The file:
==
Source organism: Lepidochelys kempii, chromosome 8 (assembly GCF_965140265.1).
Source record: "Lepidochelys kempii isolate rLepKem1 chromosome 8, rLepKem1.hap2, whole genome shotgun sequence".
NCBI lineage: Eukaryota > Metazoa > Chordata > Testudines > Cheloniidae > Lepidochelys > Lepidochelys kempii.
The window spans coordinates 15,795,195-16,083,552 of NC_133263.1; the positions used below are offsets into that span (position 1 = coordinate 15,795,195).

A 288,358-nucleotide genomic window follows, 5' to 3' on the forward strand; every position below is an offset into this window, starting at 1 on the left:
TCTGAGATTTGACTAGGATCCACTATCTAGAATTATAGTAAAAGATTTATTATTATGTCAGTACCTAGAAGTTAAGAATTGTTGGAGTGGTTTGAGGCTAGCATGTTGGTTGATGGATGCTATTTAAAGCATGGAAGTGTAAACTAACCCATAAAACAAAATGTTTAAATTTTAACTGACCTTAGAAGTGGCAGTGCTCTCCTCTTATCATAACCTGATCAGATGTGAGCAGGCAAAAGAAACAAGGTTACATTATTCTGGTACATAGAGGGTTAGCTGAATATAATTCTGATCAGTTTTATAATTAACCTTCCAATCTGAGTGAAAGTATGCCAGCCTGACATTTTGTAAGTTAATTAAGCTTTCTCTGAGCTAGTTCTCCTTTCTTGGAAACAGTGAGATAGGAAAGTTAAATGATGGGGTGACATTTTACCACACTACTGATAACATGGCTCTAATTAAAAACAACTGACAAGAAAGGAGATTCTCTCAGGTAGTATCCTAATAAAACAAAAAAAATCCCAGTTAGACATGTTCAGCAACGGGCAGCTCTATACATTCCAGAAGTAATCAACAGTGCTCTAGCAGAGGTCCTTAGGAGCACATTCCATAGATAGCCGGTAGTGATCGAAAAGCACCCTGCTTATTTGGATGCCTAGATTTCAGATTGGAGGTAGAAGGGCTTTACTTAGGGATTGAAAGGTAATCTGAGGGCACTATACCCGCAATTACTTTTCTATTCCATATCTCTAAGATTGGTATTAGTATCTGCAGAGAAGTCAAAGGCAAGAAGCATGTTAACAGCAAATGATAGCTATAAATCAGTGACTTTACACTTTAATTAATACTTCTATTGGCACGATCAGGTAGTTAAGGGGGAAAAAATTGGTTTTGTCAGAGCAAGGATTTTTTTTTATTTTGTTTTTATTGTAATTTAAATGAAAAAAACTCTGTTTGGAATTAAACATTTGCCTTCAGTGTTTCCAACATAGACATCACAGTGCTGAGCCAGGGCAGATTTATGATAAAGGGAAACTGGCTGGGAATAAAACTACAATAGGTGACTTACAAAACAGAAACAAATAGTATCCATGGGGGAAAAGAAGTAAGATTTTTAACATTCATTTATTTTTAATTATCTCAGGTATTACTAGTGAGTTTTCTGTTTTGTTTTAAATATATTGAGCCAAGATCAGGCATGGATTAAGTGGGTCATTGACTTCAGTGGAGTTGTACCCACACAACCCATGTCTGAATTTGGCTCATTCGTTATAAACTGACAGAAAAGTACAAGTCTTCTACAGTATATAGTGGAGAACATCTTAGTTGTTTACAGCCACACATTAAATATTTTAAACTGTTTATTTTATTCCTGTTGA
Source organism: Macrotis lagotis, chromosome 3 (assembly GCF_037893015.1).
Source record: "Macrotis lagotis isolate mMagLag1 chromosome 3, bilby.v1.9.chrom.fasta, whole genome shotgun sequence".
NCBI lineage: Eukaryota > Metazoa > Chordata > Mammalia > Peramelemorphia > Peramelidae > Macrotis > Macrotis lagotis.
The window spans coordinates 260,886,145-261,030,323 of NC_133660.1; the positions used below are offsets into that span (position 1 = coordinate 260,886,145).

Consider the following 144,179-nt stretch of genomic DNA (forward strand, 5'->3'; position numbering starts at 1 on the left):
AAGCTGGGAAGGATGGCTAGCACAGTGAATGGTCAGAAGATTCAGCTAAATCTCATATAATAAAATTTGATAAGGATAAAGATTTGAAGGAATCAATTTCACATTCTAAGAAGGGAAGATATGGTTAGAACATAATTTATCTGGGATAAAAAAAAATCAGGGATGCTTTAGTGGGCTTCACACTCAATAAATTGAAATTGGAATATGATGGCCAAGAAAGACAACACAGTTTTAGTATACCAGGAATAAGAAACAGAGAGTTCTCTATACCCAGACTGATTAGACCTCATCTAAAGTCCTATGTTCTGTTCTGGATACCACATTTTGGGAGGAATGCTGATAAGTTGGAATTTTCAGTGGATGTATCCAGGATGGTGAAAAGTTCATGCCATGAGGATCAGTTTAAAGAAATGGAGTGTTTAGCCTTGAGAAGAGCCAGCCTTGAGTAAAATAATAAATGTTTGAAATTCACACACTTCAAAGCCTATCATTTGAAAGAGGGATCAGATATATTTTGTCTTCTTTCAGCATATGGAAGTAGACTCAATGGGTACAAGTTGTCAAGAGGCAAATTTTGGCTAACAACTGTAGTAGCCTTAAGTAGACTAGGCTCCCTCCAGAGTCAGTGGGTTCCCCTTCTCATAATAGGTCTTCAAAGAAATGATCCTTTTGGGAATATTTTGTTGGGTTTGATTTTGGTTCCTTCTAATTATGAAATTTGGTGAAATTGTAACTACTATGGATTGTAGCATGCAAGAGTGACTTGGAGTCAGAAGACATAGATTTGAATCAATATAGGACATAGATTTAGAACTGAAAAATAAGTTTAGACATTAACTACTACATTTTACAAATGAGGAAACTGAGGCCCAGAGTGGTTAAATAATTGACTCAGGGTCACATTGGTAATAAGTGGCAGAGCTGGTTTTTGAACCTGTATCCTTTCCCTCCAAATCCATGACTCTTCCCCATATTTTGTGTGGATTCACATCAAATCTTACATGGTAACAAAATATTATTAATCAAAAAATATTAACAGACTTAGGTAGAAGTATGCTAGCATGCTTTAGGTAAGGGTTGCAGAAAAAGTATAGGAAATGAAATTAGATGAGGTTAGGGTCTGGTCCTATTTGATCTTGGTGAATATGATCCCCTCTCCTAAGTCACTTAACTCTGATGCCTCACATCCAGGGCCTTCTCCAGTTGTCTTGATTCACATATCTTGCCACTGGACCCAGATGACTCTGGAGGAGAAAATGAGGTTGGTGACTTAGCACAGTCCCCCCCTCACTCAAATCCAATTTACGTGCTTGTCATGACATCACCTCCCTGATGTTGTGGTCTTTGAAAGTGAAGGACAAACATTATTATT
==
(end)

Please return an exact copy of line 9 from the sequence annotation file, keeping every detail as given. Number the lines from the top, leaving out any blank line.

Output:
NCBI lineage: Eukaryota > Metazoa > Chordata > Mammalia > Peramelemorphia > Peramelidae > Macrotis > Macrotis lagotis.